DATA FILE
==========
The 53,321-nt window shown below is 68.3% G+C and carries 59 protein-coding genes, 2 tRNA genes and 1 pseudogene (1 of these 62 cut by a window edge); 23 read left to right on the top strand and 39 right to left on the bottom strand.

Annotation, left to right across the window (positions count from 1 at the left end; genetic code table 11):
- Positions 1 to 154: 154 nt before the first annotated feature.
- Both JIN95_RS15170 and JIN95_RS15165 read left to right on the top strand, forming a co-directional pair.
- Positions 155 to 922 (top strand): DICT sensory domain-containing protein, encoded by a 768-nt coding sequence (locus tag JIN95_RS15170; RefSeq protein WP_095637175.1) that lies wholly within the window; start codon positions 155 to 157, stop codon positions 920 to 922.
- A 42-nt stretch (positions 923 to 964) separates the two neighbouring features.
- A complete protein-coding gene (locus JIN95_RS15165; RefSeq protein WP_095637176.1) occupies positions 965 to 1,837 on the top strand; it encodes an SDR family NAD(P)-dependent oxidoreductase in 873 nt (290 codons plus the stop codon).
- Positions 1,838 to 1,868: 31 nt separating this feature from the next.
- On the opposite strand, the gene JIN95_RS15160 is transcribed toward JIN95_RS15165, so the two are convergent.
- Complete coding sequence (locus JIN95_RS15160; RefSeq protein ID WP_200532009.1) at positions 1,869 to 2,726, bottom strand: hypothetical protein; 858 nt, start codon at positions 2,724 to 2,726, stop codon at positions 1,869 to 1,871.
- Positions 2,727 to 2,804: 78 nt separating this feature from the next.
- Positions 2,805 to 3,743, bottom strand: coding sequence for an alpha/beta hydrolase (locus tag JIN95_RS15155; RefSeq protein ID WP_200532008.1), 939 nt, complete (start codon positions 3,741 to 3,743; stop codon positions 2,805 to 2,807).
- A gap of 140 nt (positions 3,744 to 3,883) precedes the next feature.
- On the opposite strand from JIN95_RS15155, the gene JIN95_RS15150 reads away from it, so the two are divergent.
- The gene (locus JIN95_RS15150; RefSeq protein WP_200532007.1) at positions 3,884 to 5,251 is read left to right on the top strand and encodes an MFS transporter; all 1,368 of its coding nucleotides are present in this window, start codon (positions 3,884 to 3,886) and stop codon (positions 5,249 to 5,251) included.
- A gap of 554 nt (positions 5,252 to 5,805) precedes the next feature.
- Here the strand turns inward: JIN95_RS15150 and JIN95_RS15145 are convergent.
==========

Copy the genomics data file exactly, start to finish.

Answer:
The 53,321-nt window shown below is 68.3% G+C and carries 59 protein-coding genes, 2 tRNA genes and 1 pseudogene (1 of these 62 cut by a window edge); 23 read left to right on the top strand and 39 right to left on the bottom strand.

Annotation, left to right across the window (positions count from 1 at the left end; genetic code table 11):
- Positions 1 to 154: 154 nt before the first annotated feature.
- Both JIN95_RS15170 and JIN95_RS15165 read left to right on the top strand, forming a co-directional pair.
- Positions 155 to 922 (top strand): DICT sensory domain-containing protein, encoded by a 768-nt coding sequence (locus tag JIN95_RS15170; RefSeq protein WP_095637175.1) that lies wholly within the window; start codon positions 155 to 157, stop codon positions 920 to 922.
- A 42-nt stretch (positions 923 to 964) separates the two neighbouring features.
- A complete protein-coding gene (locus JIN95_RS15165; RefSeq protein WP_095637176.1) occupies positions 965 to 1,837 on the top strand; it encodes an SDR family NAD(P)-dependent oxidoreductase in 873 nt (290 codons plus the stop codon).
- Positions 1,838 to 1,868: 31 nt separating this feature from the next.
- On the opposite strand, the gene JIN95_RS15160 is transcribed toward JIN95_RS15165, so the two are convergent.
- Complete coding sequence (locus JIN95_RS15160; RefSeq protein ID WP_200532009.1) at positions 1,869 to 2,726, bottom strand: hypothetical protein; 858 nt, start codon at positions 2,724 to 2,726, stop codon at positions 1,869 to 1,871.
- Positions 2,727 to 2,804: 78 nt separating this feature from the next.
- Positions 2,805 to 3,743, bottom strand: coding sequence for an alpha/beta hydrolase (locus tag JIN95_RS15155; RefSeq protein ID WP_200532008.1), 939 nt, complete (start codon positions 3,741 to 3,743; stop codon positions 2,805 to 2,807).
- A gap of 140 nt (positions 3,744 to 3,883) precedes the next feature.
- On the opposite strand from JIN95_RS15155, the gene JIN95_RS15150 reads away from it, so the two are divergent.
- The gene (locus JIN95_RS15150; RefSeq protein WP_200532007.1) at positions 3,884 to 5,251 is read left to right on the top strand and encodes an MFS transporter; all 1,368 of its coding nucleotides are present in this window, start codon (positions 3,884 to 3,886) and stop codon (positions 5,249 to 5,251) included.
- A gap of 554 nt (positions 5,252 to 5,805) precedes the next feature.
- Here the strand turns inward: JIN95_RS15150 and JIN95_RS15145 are convergent.